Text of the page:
The Samsung drive has the full 8GB of DRAM and can keep the entire drive's address mapping mapping table in RAM, so its random read performance does not vary with working set size. However, it's clearly slower than the smaller capacities of the 870 QVO; there's some extra overhead in connecting this much flash to a 4-channel controller.

Introduction AnandTech Storage Bench
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  • Beaver M. - Saturday, December 5, 2020 - link

    Just imagine it as 4K random on steroids.
    Games load MUCH faster and with less or even no stuttering.
    Its been proven already. If you want to miss out on this, thats your choice.
    Reply
  • Deicidium369 - Sunday, December 6, 2020 - link

    Proven already is a bit premature. Transferring compressed data to the GPU which then decompresses is going to be an obvious increase in performance - provided it is not left up to developers to implement - like multi GPU being a part of DX12 - but only if it is implemented. Reply
  • Beaver M. - Monday, December 7, 2020 - link

    Its working on consoles already. And of course the devs can choose to use it or not. But since its part of consoles, and most PC games are console ports, its very likely to be very common in the future. Reply
  • Spunjji - Monday, December 7, 2020 - link

    It's going to affect performance plenty for people who run software that uses it. Your personal attitude to new games and their "political" content doesn't really have any bearing on that. Reply
  • Oxford Guy - Friday, December 4, 2020 - link

    "Flash memory prices have been on a downward trajectory for years."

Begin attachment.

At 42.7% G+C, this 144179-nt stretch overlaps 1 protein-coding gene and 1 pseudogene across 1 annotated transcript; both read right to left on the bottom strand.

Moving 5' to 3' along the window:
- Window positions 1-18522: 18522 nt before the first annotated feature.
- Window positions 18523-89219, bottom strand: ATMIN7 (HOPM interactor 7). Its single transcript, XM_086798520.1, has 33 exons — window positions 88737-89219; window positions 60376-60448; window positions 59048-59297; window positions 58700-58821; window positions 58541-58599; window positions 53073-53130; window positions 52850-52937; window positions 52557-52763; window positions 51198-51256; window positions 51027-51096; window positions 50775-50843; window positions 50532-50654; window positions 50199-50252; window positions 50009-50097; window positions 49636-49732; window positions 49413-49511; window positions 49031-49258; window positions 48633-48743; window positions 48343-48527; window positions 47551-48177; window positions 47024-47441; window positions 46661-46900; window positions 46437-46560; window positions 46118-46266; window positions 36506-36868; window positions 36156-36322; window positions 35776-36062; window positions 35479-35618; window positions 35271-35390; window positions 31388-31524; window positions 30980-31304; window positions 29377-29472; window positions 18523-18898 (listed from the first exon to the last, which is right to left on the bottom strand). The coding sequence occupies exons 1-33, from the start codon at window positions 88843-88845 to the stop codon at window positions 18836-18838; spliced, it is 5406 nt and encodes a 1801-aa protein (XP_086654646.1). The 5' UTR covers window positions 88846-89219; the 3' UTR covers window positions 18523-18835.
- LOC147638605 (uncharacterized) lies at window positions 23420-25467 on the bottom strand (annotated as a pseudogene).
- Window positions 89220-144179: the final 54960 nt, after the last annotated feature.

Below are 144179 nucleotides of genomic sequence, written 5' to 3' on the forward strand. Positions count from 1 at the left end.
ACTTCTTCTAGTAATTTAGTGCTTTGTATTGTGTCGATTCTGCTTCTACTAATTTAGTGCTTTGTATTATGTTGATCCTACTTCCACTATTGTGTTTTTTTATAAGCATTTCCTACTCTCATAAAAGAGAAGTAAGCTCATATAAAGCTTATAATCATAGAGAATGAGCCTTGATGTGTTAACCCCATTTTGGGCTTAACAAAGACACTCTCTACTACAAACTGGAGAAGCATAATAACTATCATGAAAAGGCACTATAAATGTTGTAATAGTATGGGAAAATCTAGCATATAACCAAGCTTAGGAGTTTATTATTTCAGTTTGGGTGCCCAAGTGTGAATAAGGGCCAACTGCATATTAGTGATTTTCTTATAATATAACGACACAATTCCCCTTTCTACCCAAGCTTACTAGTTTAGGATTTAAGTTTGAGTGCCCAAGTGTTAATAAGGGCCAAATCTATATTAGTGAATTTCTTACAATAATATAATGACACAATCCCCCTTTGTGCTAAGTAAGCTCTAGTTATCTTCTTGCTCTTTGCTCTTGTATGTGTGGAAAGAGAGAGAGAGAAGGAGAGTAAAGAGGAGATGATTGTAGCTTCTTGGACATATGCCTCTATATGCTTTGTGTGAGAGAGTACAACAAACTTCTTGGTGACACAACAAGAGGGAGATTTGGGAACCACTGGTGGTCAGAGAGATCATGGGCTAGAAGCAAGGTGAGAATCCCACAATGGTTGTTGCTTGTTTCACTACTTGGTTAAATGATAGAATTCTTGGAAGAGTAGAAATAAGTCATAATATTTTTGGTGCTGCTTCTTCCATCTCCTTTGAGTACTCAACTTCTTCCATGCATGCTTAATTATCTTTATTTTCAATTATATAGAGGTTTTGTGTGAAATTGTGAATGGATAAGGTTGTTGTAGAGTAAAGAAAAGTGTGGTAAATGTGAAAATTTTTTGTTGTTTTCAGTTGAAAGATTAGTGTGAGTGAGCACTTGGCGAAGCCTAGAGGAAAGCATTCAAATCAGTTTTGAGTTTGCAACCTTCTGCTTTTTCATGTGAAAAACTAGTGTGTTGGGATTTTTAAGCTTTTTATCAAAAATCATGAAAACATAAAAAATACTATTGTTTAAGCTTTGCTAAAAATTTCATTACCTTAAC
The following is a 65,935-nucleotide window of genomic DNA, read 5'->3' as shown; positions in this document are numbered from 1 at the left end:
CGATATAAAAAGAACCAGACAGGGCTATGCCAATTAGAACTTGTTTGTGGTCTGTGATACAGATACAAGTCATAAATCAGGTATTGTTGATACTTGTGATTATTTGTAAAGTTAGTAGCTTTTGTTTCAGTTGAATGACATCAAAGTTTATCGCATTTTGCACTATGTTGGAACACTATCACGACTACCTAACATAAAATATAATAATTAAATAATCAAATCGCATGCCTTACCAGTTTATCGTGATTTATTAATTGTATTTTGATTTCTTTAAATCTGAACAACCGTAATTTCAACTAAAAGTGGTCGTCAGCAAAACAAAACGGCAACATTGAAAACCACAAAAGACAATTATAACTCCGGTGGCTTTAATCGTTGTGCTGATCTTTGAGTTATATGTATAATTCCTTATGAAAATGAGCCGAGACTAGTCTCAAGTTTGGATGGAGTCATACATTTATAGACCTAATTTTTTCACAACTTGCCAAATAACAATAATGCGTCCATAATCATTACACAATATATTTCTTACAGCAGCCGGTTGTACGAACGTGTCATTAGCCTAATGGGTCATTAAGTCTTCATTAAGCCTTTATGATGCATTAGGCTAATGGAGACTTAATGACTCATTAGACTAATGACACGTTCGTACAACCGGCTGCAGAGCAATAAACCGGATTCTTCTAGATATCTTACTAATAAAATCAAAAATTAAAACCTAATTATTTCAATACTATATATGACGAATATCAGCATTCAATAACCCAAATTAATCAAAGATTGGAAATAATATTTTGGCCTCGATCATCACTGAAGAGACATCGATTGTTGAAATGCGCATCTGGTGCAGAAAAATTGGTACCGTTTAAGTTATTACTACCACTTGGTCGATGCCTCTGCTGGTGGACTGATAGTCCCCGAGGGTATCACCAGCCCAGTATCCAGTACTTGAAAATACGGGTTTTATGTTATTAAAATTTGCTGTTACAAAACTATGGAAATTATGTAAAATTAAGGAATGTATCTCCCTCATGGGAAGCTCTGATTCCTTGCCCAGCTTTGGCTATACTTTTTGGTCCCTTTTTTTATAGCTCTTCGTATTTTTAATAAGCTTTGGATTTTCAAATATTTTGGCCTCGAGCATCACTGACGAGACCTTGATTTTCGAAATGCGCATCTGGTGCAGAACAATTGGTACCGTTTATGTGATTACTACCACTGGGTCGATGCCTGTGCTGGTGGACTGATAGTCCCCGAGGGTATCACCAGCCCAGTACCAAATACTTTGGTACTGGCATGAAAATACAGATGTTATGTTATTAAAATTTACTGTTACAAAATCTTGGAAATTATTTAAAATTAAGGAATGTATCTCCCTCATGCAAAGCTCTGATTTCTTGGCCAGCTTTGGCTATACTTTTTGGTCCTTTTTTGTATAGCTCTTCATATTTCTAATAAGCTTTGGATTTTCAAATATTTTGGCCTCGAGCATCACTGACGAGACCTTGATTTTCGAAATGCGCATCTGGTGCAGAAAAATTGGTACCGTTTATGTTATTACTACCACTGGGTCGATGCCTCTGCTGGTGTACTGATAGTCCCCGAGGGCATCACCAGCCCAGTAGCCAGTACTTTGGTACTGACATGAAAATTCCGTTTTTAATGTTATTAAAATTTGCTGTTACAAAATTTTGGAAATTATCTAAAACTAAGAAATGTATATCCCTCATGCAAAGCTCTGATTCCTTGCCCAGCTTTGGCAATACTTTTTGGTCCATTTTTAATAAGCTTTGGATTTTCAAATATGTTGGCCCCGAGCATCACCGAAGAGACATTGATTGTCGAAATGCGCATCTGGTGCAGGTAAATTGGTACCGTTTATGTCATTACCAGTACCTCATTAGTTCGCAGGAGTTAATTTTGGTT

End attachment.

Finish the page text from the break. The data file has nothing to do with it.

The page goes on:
And now, thanks to QLC, quality, too!
    Reply
  • Spunjji - Monday, December 7, 2020 - link

    How many posts do you need to make the same point? Reply
  • Oxford Guy - Monday, December 7, 2020 - link

    When QLC is no longer being shoved down my throat? 0. Reply
  • inighthawki - Friday, December 4, 2020 - link

    One additional purpose for high capacity M.2 drives is that they're compatible with the new RTX IO/DirectStorage requirements (NVME drive over PCIe), which will not work on a standard SATA drive. So if you have a lot of large games that you want to be able to take advantage of this feature, you will need higher capacity drives.

    And yes for many people 2TB or 4TB will be more than sufficient for this, at least within the next few years until games more commonly adopt the feature. I'm by no means calling this a requirement for anyone, just merely pointing out an upcoming use case.
    Reply
  • DigitalFreak - Friday, December 4, 2020 - link

    My 860 EVO 4TB is humming along just fine for now. Still costs the same as what I paid for it a couple of years ago, which is a joke. I'm waiting for DirectStorage before I buy another high capacity drive for games. By that time PCIe 4.0 drives should be more commonplace, and hopefully cheaper. Reply
  • DigitalFreak - Friday, December 4, 2020 - link

    BTW, excellent article Billy. Reply